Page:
They moved to Congregation Agudath Israel in Caldwell, N.J., in 2005. “We found the community we were looking for there,” Rabbi Hammerman said. “We are proud to be members there.”

They’re also proud of their three children, whose life choices mirror their parents’ with unusual faithfulness.

Their oldest child, Eytan, a JTS graduate, is the rabbi of the Jewish Community Center in Harrison, N.Y., and his wife, Rebecca, is the principal of the Carmel Academy, a Jewish day school in Greenwich, Conn. Their three daughters, 8-year-old twins and a 7-year-old, all are students at the Schechter Academy in Westchester.

Their middle child, Leah, teaches elementary school at the Joseph Kushner Academy in Livingston, N.J.

Their youngest child, Rabbi Yael, another JTS graduate, is the director of congregational learning at Ansche Chesed on Manhattan’s Upper West Side, and Yael’s husband, Rabbi Joshua Rabin, is United Synagogue’s director of kehilla enrichment. They have a 4-year-old daughter, Hannah, and another child is due in the next few weeks.

When he left the bimah, Rabbi Hammerman meant to retire, even though he was not quite old enough. He was tired. A bit burnt out. But the retirement thing just didn’t stick. He became the vice president for North America at Masorti Olami, the Conservative movement’s worldwide organization. That was fund raising; he stayed for a bit, until the entire place was restructured. Next, he did some substitute teaching at the local Schechter school. His plan was to teach full time. “I realized that I was too young to be retired, but I didn’t want overarching responsibilities,” he said.

That didn’t stick either. Rabbi Hammerman had worked with the rabbi of Agudath Israel, Dr. Alan Silverstein, at Masorti Olami; Rabbi Silverstein had been that body’s president. The shul’s building was being renovated; the project was huge, ongoing, and had forced the congregation to move out and find different alternative spaces for three years. “The executive director decided to retire,” Rabbi Hammerman said. “He didn’t want to have the burden of finishing the building. So the president asked me to become executive director, on a temporary basis.” Why? “Because Rabbi Silverstein knew about my executive abilities, and he recruited me,” Rabbi Hammerman said.

So there he was, pledged to spend six months helping his own community move into its old-new building, working as a rabbi/executive director hybrid, mainly running the synagogue but taking over pastoral duties from time to time, when necessary.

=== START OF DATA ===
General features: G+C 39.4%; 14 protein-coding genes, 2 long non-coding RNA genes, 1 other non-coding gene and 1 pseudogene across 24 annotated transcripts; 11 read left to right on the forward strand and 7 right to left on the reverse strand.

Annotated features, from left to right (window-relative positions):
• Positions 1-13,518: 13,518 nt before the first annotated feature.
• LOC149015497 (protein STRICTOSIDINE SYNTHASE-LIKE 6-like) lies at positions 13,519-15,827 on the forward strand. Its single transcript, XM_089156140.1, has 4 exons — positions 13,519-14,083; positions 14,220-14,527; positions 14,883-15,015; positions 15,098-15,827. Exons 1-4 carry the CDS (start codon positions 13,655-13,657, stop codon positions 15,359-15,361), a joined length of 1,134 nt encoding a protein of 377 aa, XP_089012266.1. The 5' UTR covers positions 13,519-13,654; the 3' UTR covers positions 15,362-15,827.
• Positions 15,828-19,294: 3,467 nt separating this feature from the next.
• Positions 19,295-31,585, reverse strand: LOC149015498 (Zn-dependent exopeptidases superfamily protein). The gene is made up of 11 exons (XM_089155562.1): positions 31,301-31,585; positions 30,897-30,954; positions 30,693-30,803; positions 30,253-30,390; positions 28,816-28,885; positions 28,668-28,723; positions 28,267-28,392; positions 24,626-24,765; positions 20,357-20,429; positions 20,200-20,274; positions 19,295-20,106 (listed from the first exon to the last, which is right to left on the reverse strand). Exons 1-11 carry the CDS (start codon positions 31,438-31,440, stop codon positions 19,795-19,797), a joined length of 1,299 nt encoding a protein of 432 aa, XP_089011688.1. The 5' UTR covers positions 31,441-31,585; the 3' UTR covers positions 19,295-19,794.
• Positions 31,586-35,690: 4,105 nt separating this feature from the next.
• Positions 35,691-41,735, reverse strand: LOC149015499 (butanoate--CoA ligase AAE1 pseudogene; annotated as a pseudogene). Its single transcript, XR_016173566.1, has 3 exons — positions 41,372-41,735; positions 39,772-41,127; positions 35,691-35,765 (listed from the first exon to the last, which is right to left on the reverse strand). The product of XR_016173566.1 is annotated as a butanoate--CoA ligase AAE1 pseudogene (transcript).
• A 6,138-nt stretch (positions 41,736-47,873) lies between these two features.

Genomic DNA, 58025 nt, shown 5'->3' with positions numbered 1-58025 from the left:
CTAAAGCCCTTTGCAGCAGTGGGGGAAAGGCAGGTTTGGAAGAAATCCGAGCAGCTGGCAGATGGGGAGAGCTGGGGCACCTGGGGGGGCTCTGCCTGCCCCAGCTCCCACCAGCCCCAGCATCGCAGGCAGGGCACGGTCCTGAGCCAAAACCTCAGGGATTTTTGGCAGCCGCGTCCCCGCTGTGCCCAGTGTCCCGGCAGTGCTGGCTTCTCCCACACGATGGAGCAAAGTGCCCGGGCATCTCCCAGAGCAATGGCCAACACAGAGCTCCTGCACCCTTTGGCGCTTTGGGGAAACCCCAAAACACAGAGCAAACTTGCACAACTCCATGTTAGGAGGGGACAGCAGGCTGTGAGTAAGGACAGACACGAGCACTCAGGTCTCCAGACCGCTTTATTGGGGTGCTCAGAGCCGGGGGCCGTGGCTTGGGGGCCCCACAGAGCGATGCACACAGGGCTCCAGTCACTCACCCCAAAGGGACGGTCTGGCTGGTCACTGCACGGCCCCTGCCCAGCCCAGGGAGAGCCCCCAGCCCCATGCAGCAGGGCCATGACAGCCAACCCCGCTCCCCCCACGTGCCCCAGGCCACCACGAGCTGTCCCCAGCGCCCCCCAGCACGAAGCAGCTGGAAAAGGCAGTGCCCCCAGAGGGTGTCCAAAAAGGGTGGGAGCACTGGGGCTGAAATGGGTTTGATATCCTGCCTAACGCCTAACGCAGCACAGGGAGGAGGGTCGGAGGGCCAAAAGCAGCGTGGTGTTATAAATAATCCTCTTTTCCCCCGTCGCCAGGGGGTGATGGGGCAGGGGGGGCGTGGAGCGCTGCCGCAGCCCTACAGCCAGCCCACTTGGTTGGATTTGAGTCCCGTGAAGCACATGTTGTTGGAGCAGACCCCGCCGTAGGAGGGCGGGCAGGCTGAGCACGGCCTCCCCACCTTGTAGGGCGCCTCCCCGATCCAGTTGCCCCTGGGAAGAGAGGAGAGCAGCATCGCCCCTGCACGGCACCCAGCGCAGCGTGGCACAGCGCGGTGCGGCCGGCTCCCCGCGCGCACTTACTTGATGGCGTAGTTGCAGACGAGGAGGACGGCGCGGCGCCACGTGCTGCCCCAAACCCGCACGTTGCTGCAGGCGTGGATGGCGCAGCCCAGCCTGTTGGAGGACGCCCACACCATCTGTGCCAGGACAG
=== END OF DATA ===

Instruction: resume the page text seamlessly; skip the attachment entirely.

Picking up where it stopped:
“Those six months lasted for five years,” Rabbi Hammerman said. Finally, though, he said that it really had to end.

“I enjoyed it — but I didn’t like it as much as being the rabbi because it wasn’t really mine. And I was wedded to the office daily, which a rabbi generally isn’t. It’s not a good job if you have shpilkes — which I have.”

After that, the not-really-retired rabbi worked for Israel Tour Connection, selling rabbis on the importance of taking their congregants to Israel, developing a real, physical, visceral relationship to the land; he’d led 15 trips himself, so he knew what he was talking about.

He also led High Holy Day services in Temple Beth Sholom of Pascack Valley in Park Ridge, N.J.

What next?

The job at Montebello came to him serendipitously, Rabbi Hammerman said. The shul’s rabbi, Adam Baldachin, who was much loved, moved on to a bigger synagogue in Scarsdale, and Montebello’s search for a permanent rabbi stalled. The rabbinic search committee started thinking about looking for an interim rabbi instead. Shari Brunner, the shul’s office administrator, is a member of Beth Sholom in Park Ridge, and she mentioned Rabbi Hammerman. She’d loved the services he’d led.

And equally serendipitously, the search committee chair, Harriet Spevack, remembered Richie Hammerman from back in Riverdale, decades ago, when she, her husband, Harold, and the Hammermans all were members of the young couples club. “So Harriet called me out of the blue — we hadn’t spoken in over 40 years — and asked me if I would consider it.

“That was erev Shavuot,” Rabbi Hammerman said. June 10. “I started here at the beginning of this month.” That was July.

Rabbi Hammerman likes what he sees at Montebello. “I’m very impressed with the level of participation,” he said. “People here are very passionate. Maybe because it’s small, they have a sense of ownership and pride.

“I see my mission as keeping the ship afloat, and piloting it in a direction similar to the one Rabbi Baldachin set it on,” he continued. “I will support the search committee as it looks for a permanent rabbi, and I will work to keep the sense of joy and learning alive in Montebello.”